Michael is our guest-blogger for the piece below, for which we thank him kindly:
"Shenzhen court convicts three Chinese of iPad 2 trade secret theft
The Guangzhou Daily Chinese-language microblog (which, funny enough, links to WSJ China) reports that a Shenzhen Court convicted three local Chinese of "violating commercial secrets" --in this case, trade secret theft -- related to the iPad2's casing design (see here, here and here). This theft of trade secrets allegedly led to fake iPad 2s and/or iPad 2 covers (there seems to be some confusion in the reports over exactly which) being sold in China prior to Apple's official launch.
In short, Foxconn manufactures the iPad, iPhone, and many other products in a HUGE factory (No kidding: the factory, at ~400,000 people, is larger than many cities) in Shenzhen. The head of a Chinese electronics company allegedly induced a Foxconn R&D employee to divulge iPad 2 design documents via an intermediary. After a trial, the Shenzhen Court sentenced the head of the Chinese company, the intermediary and the Foxconn employee to jail and also imposed large (for China) fines.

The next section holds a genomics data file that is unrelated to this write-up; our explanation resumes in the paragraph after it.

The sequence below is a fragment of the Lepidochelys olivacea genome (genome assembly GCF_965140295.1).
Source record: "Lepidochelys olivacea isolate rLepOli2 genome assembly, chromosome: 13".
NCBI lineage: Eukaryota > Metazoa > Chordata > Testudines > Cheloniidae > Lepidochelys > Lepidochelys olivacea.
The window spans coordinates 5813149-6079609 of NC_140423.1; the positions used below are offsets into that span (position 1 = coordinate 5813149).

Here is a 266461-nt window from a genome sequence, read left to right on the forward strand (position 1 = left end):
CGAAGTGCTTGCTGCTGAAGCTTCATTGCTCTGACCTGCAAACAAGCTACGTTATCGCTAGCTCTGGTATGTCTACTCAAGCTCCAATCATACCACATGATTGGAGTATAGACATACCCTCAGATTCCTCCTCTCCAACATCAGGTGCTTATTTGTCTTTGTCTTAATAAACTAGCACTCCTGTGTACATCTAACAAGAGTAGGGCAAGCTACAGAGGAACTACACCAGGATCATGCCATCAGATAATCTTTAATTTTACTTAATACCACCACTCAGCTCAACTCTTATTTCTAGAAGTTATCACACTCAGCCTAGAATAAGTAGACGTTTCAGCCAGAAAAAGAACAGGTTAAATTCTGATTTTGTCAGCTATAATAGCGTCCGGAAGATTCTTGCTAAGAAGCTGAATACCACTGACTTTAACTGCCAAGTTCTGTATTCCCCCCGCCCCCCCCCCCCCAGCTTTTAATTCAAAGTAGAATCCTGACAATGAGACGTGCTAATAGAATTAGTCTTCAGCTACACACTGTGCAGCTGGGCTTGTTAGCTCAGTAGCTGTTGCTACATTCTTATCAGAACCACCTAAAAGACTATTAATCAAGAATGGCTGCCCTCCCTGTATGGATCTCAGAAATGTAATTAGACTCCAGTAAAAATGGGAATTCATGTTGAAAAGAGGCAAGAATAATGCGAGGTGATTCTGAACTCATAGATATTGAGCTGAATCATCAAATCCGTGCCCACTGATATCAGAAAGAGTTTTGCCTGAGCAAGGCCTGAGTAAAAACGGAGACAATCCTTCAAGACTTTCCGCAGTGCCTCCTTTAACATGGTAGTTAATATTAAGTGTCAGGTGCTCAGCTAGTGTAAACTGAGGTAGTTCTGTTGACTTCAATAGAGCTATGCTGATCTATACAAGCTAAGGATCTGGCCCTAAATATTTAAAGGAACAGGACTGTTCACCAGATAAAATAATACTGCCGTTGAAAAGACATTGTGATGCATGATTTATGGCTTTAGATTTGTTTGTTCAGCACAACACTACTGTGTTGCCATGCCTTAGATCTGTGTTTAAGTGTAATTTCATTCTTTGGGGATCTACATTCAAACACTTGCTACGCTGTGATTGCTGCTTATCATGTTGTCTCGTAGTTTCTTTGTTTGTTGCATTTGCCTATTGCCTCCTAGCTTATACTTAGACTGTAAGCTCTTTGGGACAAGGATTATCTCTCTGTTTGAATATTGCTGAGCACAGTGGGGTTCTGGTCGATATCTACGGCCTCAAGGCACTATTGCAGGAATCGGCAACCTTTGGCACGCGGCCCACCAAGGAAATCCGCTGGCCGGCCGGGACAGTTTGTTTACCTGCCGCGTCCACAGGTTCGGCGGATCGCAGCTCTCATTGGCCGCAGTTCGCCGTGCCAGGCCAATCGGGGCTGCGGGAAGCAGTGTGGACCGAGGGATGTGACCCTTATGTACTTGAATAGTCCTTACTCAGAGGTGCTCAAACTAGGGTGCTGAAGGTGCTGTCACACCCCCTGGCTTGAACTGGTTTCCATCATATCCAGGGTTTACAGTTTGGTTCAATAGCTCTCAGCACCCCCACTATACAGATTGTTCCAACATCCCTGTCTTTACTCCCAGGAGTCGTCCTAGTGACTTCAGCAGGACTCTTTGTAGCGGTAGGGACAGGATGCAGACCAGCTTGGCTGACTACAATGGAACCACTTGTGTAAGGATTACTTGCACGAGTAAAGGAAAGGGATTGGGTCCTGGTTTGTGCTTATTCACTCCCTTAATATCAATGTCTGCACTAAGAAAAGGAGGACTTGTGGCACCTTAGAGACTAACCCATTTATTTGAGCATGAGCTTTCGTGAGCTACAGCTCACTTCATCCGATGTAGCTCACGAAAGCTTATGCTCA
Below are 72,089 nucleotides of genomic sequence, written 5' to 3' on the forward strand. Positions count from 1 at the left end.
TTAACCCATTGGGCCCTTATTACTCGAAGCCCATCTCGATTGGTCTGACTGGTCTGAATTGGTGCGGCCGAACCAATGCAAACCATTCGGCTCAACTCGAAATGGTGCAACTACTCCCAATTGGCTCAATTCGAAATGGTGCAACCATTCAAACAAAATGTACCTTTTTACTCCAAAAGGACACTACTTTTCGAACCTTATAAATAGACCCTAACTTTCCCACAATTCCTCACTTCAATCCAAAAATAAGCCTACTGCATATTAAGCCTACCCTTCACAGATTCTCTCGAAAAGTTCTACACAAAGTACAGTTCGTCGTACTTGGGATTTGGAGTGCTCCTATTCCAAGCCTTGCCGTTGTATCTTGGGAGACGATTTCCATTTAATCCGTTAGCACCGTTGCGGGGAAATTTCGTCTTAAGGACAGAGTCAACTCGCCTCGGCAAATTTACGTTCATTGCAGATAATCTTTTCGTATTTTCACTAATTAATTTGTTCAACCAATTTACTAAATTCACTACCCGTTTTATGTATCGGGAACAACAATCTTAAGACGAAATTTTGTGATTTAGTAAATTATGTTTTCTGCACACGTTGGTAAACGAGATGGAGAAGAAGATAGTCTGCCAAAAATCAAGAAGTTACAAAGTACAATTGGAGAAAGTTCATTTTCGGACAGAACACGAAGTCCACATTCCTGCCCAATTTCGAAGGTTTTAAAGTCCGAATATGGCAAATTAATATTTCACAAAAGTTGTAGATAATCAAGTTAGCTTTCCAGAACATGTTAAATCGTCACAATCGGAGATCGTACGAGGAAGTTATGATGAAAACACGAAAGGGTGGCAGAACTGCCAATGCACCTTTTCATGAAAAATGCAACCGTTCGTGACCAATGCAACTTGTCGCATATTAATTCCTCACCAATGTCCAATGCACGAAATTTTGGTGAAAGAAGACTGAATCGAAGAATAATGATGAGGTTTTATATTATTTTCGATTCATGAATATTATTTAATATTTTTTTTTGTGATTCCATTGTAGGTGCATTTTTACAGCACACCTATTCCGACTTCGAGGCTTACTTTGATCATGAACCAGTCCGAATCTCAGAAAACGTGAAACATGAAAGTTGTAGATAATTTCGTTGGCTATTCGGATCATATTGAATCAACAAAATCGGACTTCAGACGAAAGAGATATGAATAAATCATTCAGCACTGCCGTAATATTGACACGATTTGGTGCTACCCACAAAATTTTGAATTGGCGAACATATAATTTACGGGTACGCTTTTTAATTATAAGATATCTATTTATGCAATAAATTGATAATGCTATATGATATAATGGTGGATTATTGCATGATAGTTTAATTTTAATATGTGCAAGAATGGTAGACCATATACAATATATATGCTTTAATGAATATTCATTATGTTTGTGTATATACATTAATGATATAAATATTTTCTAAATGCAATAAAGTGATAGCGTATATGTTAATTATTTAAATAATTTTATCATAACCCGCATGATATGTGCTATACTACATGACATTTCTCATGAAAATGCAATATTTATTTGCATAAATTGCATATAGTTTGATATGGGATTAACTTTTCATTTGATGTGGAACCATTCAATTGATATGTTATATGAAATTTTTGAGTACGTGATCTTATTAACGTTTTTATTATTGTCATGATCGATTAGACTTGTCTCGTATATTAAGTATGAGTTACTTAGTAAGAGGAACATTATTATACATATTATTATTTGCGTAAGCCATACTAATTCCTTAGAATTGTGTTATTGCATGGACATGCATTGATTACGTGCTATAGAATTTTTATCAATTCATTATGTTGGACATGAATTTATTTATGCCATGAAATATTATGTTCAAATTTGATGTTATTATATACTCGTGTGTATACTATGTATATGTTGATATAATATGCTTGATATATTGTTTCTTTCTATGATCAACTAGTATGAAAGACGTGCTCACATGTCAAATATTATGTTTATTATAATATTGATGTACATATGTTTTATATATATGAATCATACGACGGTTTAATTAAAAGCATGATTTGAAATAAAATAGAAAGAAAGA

Foxconn: bigger population than some EU member states
While trade secret theft cases are relatively common in many jurisdictions (cars, software), this case stands out for a few reasons. First, it is rare for a Chinese court to convict Chinese citizens of stealing trade secrets. Second, the aggrieved party in this case was a foreign company. Third, given that there is no "discovery" in China, and given how difficult it is to prove trade secret cases generally, it is quite interesting to see that this case was taken by the prosecutors (note: once a case is accepted by the prosecutors, the prosecutors invariably win in China).
At least this case indicates that in some cases, trade secret theft and economic espionage may be taken seriously by the Chinese courts, even when the victim is a foreigner. While this case may be atypical for now, at least the prosecutors accepted it, and more significantly the Chinese press reported it. As everything reported by the Chinese press inherently possesses the government's stamp of approval, this may indicate a growing intolerance of such activites. We can all just hope that this is the start of a trend, and not a flash-in-the-pan".
Old Chinese proverb: he who plays
with fire has flash in pan